Lee Hood’s New Company Snags $30M to Spot Cancer and Alzheimer’s in Early Days
Lee Hood, the legendary researcher and entrepreneur who invented machines that made the Human Genome Project possible, has secured $30 million in venture capital for a startup that aims to detect cancer and neurodegenerative diseases like Alzheimer’s in their earliest and most treatable stages.
The new company is called Integrated Diagnostics, or InDi for short (not Integrative Diagnostics, as previously reported in government filings). The company has secured the first of three tranches of financing in a $30 million commitment from Menlo Park, CA-based InterWest Partners, the U.K.-based Wellcome Trust, and Germany-based dievini Hopp Biotech holding, which is part of a collaboration with the government of Luxembourg, according to a statement.
Integrated Diagnostics, which we first reported on more than a year ago—and again last month when the first public financing document appeared—is working to create a new generation of precise diagnostics. These tests are being designed to take a pinprick of blood and spot signature proteins that are associated with tumors, or Alzheimer’s disease. If successful, this work has the potential to shake up the healthcare system in three big ways, Hood says. It will make it possible for doctors to diagnose diseases much earlier; it will open the door to more individually tailored therapies that will have much greater odds of success; and it will allow doctors to follow up with patients to see if treatments they prescribe are really working at the molecular level, Hood says.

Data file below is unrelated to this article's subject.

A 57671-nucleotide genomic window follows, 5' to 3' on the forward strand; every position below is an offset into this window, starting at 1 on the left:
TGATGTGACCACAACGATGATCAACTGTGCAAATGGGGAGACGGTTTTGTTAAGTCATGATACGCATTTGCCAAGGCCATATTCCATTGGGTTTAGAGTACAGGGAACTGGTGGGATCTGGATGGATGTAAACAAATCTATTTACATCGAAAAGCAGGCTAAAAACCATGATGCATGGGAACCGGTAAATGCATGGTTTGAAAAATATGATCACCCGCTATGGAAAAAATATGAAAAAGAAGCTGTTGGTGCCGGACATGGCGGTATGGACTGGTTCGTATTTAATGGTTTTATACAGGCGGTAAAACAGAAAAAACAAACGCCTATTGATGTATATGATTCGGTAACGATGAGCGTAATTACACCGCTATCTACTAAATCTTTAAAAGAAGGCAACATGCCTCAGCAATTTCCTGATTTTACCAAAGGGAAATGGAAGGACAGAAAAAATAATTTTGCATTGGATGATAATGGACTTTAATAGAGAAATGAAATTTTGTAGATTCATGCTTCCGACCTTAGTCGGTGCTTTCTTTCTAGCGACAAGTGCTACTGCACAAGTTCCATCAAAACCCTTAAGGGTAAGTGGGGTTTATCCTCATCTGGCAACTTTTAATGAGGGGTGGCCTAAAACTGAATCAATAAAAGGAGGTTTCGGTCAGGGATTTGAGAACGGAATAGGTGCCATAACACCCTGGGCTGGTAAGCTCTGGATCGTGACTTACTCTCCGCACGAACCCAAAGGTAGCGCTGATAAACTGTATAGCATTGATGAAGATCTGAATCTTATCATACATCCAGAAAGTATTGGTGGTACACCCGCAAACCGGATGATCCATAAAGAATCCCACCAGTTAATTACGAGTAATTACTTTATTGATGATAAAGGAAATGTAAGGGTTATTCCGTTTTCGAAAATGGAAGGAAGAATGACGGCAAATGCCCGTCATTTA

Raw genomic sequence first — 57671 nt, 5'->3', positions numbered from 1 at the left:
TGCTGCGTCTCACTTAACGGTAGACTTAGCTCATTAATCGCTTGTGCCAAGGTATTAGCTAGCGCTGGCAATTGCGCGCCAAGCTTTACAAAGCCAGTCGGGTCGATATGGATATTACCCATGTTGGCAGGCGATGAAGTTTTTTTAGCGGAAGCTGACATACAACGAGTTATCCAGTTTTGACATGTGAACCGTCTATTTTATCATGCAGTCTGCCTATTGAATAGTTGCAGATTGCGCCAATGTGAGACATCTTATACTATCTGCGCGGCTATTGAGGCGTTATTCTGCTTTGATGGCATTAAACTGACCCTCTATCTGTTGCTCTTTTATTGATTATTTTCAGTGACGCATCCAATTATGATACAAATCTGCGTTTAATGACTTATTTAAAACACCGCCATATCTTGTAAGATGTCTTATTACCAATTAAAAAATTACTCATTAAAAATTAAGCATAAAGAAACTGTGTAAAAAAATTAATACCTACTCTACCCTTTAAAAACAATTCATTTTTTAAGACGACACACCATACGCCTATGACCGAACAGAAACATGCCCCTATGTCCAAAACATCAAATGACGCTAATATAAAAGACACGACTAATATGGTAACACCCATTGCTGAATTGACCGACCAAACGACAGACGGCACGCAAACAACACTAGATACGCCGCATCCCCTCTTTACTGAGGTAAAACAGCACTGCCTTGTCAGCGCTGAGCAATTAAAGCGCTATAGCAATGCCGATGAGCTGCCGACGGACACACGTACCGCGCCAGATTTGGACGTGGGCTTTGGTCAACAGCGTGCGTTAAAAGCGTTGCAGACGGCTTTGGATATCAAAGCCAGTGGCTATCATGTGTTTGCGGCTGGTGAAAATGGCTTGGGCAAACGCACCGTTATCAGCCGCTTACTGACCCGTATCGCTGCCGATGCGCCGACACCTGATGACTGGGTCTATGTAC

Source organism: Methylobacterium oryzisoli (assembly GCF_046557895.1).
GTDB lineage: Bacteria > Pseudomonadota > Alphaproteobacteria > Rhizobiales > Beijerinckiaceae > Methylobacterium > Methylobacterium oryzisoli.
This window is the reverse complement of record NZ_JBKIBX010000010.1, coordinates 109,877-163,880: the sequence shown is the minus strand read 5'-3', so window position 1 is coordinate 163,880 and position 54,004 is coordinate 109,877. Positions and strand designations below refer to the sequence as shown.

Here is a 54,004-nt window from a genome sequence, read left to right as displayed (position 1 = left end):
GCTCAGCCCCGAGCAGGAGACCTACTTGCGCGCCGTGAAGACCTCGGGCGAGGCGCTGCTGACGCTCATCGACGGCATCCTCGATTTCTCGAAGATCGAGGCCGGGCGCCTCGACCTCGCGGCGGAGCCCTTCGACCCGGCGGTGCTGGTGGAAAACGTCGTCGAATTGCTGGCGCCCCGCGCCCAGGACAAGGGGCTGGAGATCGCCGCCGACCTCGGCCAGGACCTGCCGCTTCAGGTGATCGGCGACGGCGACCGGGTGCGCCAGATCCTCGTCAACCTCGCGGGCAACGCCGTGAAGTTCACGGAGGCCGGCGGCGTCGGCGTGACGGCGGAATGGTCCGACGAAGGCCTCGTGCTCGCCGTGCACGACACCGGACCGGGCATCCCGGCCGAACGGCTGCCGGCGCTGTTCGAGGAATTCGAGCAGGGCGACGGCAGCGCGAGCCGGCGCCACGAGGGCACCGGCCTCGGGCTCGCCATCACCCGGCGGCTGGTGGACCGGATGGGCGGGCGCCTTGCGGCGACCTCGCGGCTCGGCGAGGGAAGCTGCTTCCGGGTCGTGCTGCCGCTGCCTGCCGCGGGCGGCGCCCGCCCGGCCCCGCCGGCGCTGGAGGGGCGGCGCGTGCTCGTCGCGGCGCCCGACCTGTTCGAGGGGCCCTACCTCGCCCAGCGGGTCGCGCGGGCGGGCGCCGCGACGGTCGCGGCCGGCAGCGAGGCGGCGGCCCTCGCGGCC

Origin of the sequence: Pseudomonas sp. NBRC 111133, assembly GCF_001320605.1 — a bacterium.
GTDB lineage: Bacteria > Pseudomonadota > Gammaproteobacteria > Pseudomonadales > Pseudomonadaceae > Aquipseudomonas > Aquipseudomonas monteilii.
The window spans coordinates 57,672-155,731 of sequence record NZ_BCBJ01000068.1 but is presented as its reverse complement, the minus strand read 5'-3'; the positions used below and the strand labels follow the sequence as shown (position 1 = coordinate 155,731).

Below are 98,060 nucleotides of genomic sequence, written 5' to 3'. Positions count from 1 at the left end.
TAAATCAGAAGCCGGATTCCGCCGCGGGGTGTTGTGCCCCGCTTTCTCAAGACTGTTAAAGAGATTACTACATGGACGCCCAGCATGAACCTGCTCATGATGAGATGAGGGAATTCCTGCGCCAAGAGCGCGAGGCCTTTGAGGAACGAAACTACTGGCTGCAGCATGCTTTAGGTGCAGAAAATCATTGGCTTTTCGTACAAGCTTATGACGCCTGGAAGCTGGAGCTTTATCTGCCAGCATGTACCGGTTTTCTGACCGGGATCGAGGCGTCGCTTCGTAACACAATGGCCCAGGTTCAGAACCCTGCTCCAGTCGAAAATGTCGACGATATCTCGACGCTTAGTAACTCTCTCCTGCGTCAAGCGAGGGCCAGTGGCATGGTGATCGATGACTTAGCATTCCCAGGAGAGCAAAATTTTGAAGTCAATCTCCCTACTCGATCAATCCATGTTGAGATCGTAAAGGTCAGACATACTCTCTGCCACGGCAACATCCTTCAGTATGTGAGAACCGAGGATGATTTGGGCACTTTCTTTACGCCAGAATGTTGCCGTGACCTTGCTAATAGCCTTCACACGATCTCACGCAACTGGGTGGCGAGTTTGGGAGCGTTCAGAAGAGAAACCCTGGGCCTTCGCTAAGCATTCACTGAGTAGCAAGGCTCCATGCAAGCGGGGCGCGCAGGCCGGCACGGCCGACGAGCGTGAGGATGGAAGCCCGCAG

The dream for this company is as bold as anything Hood has done before at more than a dozen companies he has co-founded.
“This is going to transform medicine,” Hood says. “My view is that P4 medicine—predictive, preventive, personalized, and participatory—will emerge over the next five to 20 years, and this is the first step. This is going to be the platform in the initial days.”
The science behind this vision—which Hood and others call systems biology—seeks to go beyond the traditional study of one gene or one protein in isolation. Instead, Hood and his colleagues use high-powered computers to look at full networks of genes and proteins, and how they interact.
“We are optimistic that systems biology will become a critical tool in the development of personalized medicine and believe that Integrated Diagnostics is at the leading edge in this field,” said Julie Eskay-Eagle, head of The Wellcome Trust Health Care Investments, in a statement.